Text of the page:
It had been a year, and so we gathered to pray and remember a life well lived. The four of us sat at the kitchen table, which was filled with pastries and fruit and white votive candles. The widow was quiet as we began our prayer service. We started by remembering her husband, his life and his goodness. The memories flowed easily, as we had been neighbors and friends for years. There was humor and sadness, conversation and silence. We read the words from John 14:1-6 that were said at his funeral.
I think I’ve been doing it all wrong. Have you ever had someone tell you a horrible story about betrayal or abandonment? Have you had someone share a memory about duplicity or treachery or disloyalty? Have they talked about severe abuse or neglect? And at the end did they say “I’ll never get over it?”I’m sure you’ve had that happen; maybe you’ve even been the person saying those painful words. I really don’t want to diminish those horrible experiences, but what about the opposite?
When I was a small girl, it was a burden to have the name Mary Ann. I was named after my paternal grandmother and my maternal great-grandmother, and I struggled under the weight of such an adult name. I preferred the nickname “Mamie” which my dad used or “Mamie Ann” which my Aunt Sally created just for me. And being called Mary without the Ann? Well, I couldn’t bear it. I would quickly correct people when they called me “Mary.”Mary was the English language name of the Blessed Mother.
Muck Rack makes it simple to find people, tweets, or articles that mention any name, keyword, company, hashtag etc. We've compiled this guide to help you make the most of your search.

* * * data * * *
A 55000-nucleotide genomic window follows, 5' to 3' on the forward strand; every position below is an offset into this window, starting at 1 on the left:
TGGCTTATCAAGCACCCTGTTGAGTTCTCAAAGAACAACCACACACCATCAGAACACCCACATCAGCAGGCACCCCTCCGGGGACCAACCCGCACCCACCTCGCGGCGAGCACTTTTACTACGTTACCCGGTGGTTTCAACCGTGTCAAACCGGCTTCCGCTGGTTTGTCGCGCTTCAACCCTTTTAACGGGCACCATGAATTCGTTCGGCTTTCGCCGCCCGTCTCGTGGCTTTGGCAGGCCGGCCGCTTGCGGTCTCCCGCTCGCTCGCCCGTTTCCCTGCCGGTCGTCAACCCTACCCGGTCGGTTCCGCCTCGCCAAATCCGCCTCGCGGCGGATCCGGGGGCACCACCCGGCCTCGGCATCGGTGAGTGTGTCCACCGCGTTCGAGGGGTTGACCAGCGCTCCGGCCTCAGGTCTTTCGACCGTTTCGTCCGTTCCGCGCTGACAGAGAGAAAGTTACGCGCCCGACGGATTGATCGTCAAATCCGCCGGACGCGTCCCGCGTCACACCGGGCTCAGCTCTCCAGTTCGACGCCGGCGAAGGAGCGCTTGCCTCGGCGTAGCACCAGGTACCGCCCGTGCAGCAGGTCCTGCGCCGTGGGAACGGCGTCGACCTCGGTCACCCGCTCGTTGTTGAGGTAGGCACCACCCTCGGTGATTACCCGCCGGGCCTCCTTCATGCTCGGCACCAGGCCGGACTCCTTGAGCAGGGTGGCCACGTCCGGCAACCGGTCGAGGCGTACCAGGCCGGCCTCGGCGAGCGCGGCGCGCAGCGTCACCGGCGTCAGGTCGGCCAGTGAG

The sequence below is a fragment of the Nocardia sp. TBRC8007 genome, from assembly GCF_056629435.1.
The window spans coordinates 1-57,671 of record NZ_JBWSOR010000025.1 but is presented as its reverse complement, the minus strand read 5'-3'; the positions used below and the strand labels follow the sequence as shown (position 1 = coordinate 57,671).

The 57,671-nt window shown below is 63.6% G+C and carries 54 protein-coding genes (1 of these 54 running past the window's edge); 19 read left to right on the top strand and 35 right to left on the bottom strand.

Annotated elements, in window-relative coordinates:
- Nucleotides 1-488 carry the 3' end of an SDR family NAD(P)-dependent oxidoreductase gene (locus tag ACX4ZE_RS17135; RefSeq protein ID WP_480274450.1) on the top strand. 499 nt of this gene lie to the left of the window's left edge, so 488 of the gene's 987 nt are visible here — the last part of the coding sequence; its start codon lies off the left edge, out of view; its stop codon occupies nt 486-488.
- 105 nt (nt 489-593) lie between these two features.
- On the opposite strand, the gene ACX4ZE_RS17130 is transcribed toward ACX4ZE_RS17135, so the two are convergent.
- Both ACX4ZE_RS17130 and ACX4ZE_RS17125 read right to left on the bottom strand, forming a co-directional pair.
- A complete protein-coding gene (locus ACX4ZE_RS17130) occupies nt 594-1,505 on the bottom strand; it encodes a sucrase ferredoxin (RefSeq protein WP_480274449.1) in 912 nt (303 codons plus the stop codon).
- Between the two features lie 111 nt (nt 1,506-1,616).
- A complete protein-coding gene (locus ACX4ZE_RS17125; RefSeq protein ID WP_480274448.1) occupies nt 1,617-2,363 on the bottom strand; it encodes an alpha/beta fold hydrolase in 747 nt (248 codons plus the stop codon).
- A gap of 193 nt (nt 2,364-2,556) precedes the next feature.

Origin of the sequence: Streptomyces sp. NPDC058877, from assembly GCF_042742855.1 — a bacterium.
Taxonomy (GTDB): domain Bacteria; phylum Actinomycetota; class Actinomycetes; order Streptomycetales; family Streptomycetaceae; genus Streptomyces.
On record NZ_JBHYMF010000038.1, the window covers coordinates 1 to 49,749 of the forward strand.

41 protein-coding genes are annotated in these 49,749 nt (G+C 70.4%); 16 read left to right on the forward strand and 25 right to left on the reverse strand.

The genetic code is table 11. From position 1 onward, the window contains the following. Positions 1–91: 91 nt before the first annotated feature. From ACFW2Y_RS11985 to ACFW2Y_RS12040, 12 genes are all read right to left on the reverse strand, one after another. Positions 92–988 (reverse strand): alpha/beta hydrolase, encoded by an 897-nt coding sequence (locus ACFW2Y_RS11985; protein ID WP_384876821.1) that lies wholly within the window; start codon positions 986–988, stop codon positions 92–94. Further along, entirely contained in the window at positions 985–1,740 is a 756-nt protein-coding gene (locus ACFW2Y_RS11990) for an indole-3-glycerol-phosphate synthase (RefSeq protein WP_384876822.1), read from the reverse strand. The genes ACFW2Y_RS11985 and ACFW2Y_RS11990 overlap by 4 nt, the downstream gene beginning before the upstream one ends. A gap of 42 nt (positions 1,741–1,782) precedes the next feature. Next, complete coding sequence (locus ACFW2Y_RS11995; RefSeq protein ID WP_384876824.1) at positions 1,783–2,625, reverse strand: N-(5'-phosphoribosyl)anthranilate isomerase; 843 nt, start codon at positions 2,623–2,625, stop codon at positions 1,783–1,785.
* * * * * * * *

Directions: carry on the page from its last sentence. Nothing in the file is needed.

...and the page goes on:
Selecting a term
Start searching tweets, articles from media outlets, articles mentioned in tweets, journalists'
names, titles and bios with some suggested searches:
Companies or Topics (e.g. iPhone, Microsoft)
Phrases (e.g. "cloud computing") — use quotes to keep the terms together
Twitter handles (e.g. @username) — returns those who have mentioned or replied to
Names (e.g. "David Pogue")
Hashtags (e.g. #sxsw, #london2012)
Bio details (e.g. vegan, Olympics, father)
Muck Rack's Advanced Search allows for many boolean operators.
Find results that mention multiple specified terms, use AND or
+. For example, ensure each result contains both Elon Musk and Mark Zuckerberg by
searching Obama AND Romney or Obama + Romney.
Use the operators OR or , to broaden your search when you'd like either of
multiple terms to appear in results. (This is the default behavior of our search when no operators
are used.) For example, search for democrat OR republican to find results that refer to
Democrats and/or Republicans.
Use NOT or - to subtract results from your search. For
example, searching Disney will yield results about the Walt Disney Company as well as Walt Disney
World Resort. To exclude mentions of Disney World, search for Disney -World or Disney
When using one of these operators with a phrase, enclose it in quotation marks. For example, you can
find results about smartphones excluding Apple's iPhone 4S by searching smartphone -"iPhone
Exact case matching or punctuation
If you're searching for a brand name or keyword that relies on specific punctuation marks or capitalization, you can
find results that match your exact query by adding matchcase: before the keyword you're searching for, like matchcase:E*TRADE .
Use parentheses to separate multiple
boolean phrases. For example, to find journalists talking about having fun in Disney World or
Disneyland, search for ("disney world" OR disneyland) AND fun.
An asterisk can be used to search for any variation of a root word truncated by the asterisk. For example, searching for admin* will return results for administrator, administration, administer, administered, etc.
A near operator is an AND operator where you can control the distance between the words. You can vary the distance the near operation uses by adding a forward slash and number (between 0-99) such as strawberries NEAR/10 "whipped cream", which means the strawberries must exist within 10 words of "whipped cream".